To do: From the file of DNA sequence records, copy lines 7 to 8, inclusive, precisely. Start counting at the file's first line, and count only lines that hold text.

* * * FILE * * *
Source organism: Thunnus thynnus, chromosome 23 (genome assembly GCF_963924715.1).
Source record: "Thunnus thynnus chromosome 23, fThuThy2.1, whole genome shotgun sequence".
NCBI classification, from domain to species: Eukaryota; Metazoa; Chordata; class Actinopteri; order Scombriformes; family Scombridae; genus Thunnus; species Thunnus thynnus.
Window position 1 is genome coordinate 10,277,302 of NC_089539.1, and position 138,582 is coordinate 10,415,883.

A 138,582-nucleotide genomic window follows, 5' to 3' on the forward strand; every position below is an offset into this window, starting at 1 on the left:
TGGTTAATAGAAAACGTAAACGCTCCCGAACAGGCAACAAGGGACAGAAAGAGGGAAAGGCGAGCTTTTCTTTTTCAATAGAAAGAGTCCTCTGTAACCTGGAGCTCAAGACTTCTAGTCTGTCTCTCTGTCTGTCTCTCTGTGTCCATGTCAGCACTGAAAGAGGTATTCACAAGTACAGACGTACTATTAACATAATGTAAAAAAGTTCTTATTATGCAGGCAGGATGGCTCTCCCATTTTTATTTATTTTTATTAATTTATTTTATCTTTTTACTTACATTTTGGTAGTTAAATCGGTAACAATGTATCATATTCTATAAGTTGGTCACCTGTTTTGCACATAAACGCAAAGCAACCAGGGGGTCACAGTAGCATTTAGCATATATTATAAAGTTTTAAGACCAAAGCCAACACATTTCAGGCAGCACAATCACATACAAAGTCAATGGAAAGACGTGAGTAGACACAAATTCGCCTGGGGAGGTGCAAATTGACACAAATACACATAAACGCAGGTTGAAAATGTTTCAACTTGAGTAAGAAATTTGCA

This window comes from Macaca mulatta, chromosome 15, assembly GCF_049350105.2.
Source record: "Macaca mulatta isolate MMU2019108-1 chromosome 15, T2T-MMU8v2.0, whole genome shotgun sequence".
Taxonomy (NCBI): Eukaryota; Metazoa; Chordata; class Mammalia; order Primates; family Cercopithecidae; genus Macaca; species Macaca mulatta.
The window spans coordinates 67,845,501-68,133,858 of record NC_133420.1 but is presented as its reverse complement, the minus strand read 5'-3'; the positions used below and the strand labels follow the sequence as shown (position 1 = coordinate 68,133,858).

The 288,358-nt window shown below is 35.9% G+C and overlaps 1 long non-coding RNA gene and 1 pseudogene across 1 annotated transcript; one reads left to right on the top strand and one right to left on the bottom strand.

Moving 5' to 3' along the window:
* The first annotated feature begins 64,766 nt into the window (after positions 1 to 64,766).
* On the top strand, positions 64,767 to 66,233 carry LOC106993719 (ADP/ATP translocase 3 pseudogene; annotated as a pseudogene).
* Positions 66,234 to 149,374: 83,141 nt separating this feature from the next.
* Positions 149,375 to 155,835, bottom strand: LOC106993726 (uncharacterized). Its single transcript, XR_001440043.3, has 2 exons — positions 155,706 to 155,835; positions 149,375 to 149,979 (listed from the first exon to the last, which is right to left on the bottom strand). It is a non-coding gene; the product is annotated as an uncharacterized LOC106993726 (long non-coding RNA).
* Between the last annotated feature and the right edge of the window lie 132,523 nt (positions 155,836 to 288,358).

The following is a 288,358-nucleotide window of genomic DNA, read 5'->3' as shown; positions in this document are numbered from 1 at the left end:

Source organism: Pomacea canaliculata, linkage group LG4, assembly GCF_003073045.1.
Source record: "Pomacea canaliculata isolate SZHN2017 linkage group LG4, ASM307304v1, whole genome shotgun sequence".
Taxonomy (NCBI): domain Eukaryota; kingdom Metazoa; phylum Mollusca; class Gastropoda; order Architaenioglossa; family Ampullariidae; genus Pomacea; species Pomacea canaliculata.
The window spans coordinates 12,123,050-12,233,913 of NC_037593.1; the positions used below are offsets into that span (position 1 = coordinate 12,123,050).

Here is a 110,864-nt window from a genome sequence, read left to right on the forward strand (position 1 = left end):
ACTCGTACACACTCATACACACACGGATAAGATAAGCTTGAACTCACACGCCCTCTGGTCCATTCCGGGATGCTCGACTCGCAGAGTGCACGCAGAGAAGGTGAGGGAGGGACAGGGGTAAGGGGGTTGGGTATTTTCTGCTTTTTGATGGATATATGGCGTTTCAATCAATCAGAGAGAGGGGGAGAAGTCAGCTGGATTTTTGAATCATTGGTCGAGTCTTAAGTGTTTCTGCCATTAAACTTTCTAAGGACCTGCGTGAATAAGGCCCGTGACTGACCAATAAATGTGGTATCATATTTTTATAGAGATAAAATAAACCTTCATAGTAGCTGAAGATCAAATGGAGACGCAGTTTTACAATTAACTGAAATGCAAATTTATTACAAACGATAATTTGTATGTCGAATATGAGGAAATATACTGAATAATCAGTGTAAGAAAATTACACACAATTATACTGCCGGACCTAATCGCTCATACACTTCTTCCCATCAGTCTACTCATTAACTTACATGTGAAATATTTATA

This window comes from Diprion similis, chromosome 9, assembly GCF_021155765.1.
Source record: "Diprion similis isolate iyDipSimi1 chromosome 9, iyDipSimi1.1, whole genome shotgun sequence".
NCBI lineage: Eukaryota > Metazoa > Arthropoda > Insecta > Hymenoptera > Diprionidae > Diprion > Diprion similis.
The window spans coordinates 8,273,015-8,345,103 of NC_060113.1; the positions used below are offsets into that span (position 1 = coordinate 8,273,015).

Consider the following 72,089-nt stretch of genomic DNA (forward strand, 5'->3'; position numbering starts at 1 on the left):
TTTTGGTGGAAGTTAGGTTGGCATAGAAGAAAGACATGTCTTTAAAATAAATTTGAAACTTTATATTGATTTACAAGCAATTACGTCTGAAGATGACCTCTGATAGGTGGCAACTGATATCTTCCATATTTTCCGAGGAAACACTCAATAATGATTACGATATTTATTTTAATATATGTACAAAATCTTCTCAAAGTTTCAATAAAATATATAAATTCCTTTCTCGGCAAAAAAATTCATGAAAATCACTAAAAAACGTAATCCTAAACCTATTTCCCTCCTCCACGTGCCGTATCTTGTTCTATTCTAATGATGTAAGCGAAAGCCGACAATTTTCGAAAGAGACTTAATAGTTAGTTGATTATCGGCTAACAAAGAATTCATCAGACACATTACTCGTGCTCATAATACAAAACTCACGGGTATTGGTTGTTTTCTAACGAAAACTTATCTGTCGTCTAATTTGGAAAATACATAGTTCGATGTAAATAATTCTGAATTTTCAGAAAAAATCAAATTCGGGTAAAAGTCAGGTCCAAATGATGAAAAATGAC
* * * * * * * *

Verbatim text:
This window comes from Macaca mulatta, chromosome 15, assembly GCF_049350105.2.
Source record: "Macaca mulatta isolate MMU2019108-1 chromosome 15, T2T-MMU8v2.0, whole genome shotgun sequence".